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[sig-policy] prop-105-v001: Distribution of returned IPv4 address blocks

Dear SIG Members

The proposal "prop-105-v001: Distribution of returned IPv4 address
blocks (Modification of prop-088)' has been sent to the Policy SIG for

It will be discussed at the Policy SIG at APNIC 35 in Singapore,
Thursday 28 February 2013.

We invite you to review and comment on the proposal on the mailing list
before the meeting.

The comment period on the mailing list before an APNIC meeting is an
important part of the policy development process. We encourage you to
express your views on the proposal:

          - Do you support or oppose this proposal?
          - Does this proposal solve a problem you are experiencing? If
            so, tell the community about your situation.
          - Do you see any disadvantages in this proposal?
          - Is there anything in the proposal that is not clear?
          - What changes could be made to this proposal to make it more

Information about this proposal is available from:


Andy, Skeeve, Masato


prop-105-v001: Distribution of returned IPv4 address blocks
               (Modification of prop-088)


Authors: Tomohiro Fujisaki fujisaki@syce.net

         JP IPv4 address allocation discussion team

1. Introduction

After the final /8 policy is implemented, IPv4 address blocks received
by APNIC are handled as being part of the final /8 pool and to
redistribute these resources according to the final /8 policy
(prop-088). This policy proposes to define a separate distribution
policy for all non-103 IPv4 address blocks in the APNIC pool, to start
the distributions once "Global policy for post exhaustion IPv4
allocation mechanisms by the IANA" is activated.

2. Summary

While rapid implementation of IPv6 is in progress throughout the APNIC
region, demands for IPv4 address still continue. According to our survey
conducted to the APNIC community, over 70% of the respondents expressed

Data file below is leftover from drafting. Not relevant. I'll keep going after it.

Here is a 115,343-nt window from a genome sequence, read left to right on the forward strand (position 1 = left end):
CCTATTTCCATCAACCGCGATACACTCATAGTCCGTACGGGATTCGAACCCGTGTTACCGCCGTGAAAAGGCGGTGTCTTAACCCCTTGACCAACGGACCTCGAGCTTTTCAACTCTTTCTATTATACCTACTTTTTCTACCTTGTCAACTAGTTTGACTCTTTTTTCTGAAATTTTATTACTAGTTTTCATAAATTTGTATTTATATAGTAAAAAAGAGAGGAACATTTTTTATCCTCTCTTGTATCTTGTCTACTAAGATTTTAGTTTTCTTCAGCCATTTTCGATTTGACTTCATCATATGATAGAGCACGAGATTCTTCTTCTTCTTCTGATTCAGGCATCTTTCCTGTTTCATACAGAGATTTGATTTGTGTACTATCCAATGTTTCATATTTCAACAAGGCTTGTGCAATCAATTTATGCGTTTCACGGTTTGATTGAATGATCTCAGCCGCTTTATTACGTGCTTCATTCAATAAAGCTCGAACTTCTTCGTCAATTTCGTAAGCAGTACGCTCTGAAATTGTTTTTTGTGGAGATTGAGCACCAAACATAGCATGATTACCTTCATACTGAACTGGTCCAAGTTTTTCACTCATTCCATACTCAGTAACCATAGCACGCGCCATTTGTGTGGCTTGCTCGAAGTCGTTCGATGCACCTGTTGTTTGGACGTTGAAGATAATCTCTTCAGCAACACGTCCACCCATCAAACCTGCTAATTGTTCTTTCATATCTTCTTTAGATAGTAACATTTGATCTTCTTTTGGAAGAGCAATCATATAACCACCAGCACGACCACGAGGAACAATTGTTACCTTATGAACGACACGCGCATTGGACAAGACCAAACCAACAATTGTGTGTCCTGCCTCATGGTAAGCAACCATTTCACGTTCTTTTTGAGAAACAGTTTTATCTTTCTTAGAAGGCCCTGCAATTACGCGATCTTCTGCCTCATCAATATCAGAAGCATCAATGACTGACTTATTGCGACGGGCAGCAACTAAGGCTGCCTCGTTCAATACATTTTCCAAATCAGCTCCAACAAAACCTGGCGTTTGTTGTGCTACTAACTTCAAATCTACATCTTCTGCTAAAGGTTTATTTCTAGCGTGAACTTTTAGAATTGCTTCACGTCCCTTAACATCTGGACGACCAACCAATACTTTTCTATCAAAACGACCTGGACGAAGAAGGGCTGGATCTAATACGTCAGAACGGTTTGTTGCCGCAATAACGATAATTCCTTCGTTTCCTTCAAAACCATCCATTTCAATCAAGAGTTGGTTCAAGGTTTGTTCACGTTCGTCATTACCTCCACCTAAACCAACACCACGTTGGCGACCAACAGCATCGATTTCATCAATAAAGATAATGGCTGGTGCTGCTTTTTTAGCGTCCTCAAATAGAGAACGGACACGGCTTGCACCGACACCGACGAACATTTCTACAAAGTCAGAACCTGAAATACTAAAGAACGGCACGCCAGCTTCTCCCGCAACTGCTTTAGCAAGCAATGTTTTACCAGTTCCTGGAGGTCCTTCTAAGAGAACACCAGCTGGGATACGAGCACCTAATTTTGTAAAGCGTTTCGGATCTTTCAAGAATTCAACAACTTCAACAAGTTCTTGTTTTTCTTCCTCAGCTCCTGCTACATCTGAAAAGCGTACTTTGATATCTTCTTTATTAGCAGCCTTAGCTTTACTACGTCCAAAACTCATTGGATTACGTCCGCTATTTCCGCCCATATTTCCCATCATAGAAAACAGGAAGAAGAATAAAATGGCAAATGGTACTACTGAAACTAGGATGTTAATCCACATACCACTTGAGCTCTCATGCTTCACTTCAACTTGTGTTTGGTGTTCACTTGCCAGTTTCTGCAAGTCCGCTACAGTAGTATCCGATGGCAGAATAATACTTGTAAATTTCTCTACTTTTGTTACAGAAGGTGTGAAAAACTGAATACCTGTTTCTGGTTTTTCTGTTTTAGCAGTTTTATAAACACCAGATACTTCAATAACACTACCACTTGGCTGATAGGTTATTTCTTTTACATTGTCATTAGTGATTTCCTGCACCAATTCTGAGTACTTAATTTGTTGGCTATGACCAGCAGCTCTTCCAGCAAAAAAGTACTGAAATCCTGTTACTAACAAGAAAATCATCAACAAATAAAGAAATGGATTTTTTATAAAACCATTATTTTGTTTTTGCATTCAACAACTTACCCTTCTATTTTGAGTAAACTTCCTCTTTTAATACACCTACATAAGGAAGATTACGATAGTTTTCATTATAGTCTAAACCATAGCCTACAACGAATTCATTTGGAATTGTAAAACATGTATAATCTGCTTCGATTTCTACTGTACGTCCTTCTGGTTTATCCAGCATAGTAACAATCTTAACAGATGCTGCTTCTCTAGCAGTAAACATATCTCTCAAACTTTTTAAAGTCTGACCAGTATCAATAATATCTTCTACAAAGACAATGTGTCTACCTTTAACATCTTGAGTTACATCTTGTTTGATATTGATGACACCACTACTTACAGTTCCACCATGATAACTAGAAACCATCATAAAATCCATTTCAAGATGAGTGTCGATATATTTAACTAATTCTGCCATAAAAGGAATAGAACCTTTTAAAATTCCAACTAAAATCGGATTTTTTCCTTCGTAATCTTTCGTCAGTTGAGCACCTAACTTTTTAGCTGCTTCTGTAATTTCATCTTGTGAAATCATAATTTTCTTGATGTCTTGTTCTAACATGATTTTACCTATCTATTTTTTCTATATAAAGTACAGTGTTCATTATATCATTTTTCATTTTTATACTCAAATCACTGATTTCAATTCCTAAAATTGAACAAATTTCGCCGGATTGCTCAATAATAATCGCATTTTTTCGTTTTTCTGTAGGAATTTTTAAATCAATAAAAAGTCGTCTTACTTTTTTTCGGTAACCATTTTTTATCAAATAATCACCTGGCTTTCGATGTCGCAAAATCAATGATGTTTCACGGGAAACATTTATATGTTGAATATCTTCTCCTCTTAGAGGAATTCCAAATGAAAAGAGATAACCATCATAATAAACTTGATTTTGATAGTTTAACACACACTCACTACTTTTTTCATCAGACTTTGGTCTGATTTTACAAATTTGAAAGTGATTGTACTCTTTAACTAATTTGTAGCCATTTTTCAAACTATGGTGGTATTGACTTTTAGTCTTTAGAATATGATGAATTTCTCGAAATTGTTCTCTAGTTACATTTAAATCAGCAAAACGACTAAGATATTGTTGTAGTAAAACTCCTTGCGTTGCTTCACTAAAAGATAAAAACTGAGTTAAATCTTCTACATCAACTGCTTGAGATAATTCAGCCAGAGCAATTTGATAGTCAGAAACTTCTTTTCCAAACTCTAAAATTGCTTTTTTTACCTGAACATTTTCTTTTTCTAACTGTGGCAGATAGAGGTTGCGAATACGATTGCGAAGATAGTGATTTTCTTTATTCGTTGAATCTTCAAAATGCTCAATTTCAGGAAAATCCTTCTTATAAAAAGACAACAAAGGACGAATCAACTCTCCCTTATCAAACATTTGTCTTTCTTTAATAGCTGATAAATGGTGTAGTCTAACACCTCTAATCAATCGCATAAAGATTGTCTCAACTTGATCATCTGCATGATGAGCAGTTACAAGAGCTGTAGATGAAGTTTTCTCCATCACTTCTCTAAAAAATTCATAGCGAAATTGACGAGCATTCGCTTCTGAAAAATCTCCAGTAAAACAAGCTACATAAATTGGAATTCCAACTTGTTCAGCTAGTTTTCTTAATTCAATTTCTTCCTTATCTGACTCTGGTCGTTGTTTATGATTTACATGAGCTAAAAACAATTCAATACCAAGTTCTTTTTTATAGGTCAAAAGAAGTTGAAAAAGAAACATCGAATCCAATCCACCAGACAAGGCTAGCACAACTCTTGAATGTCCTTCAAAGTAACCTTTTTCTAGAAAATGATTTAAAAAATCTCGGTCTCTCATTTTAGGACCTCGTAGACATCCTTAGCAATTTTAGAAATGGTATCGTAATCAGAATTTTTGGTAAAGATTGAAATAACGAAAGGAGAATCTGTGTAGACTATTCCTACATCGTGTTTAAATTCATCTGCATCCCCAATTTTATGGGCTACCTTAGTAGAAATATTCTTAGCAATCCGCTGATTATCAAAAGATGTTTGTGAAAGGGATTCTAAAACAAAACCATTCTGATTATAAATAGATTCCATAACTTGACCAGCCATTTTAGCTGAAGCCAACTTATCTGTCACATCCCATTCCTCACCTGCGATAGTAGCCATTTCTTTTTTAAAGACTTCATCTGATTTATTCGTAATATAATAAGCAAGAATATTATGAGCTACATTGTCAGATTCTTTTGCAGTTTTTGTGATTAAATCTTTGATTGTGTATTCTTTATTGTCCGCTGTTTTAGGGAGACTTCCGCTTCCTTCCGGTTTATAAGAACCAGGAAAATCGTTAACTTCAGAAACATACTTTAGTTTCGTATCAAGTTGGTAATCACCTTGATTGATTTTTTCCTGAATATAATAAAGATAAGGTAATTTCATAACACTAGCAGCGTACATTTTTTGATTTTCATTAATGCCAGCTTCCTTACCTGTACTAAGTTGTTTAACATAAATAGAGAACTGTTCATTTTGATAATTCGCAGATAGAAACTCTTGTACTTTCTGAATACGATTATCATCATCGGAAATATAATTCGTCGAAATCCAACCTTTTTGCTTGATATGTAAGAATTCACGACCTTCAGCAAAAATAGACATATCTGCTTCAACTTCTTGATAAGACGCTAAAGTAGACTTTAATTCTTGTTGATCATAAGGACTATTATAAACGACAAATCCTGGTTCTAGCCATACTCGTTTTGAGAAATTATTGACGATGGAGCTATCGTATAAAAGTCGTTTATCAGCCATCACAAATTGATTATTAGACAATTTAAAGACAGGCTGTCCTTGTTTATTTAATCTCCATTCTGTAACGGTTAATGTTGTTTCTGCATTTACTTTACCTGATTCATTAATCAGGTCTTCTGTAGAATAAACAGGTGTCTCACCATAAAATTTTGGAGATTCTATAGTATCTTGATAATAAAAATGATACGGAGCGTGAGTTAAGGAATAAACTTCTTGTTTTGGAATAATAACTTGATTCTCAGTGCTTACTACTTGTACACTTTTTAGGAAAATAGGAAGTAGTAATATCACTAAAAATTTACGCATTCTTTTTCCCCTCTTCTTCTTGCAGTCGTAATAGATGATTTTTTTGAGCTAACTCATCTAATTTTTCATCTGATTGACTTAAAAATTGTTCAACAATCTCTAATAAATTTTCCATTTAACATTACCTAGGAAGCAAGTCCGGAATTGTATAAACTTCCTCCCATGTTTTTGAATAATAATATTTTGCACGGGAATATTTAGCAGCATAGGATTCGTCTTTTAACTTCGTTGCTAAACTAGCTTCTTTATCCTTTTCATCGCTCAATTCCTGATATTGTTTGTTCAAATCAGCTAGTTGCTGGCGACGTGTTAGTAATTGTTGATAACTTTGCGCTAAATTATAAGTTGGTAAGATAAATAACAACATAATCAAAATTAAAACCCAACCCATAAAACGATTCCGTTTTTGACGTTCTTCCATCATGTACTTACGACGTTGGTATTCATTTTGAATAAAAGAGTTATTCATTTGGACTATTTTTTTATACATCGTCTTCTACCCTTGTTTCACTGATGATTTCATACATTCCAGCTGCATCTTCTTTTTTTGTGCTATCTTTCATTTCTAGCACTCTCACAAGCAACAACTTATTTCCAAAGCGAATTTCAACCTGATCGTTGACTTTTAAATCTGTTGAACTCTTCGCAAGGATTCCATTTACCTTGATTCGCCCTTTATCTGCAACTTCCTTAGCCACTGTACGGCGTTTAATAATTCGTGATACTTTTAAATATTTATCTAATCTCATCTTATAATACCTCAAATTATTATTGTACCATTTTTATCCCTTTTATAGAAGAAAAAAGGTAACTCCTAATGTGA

the needs to receive IPv4 address space, if a separate distribution
policy is defined from the final /8 policy.

In May 2012, the global policy âGlobal Policy for Post Exhaustion: IPv4
Allocation Mechanisms by the IANAâ was ratified by ICANN board, and it
will be implemented soon. Based on this policy, IPv4 address space
returned to IANA will be distributed to RIRs, and its size is not
expected to be so large but substantial enough to be able to consider an
additional minimum allocation for APNIC members.

Currently, these address blocks will be added to the reserve for
distributions according to the final /8 policy, in addition to 103/8
block already reserved for the purpose. Therefore, even if additional
blocks are added in APNIC's pool while reserves remain in the 103/8
block range, it is reserved for distribution under the final /8 policy.
We propose to distribute this newly received address block and address
blocks returned to APNIC to APNIC account holders.

3. Situation in other RIRs

ARIN: no final /8 like policy.

RIPE-NCC: similar /8 policy.

4. Details

Modify prop-088 to distribute non-103 IPv4 address blocks to APNIC
account holders who meet the IPv4 distribution criteria define in APNIC

If APNIC account holder, who was allocated an /22 from final /8 pool,
needs an additional IPv4 address block, they are eligible to receive
another distribution of IPv4 block.

The same policy as the final /8 policy will be appied in terms of the
criteria and the size of the distribution given the requestor has
utilized a total of /22 block from 103/8.

This policy will be effective after allocation of returned IPv4 address
blocks from IANA, based on "Global policy for post exhaustion IPv4
allocation mechanisms by the IANA".

The distribution policy for 103/8 block will remain unchanged, based on
the final /8 policy.

5. Pros/Cons

Advantages: Able to utilize non-103/8 address pool in APNIC for
immediate distribution, instead of keeping as a reserve, in addition to

Disadvantages: Some may feel the concern that adopting this policy
discourages IPv6 deployment in the APNIC region. However, according to
our survey, majority of the respondents responded revising the policy
does not impact their IPv6 deployment plan.

6. Effect on APNIC

APNIC account holders can obtain one more IPv4 block of minimum
allocation size as the upper limit (currently /22).

7. Effect on NIRs

NIRs can choose whether to implement this policy or not.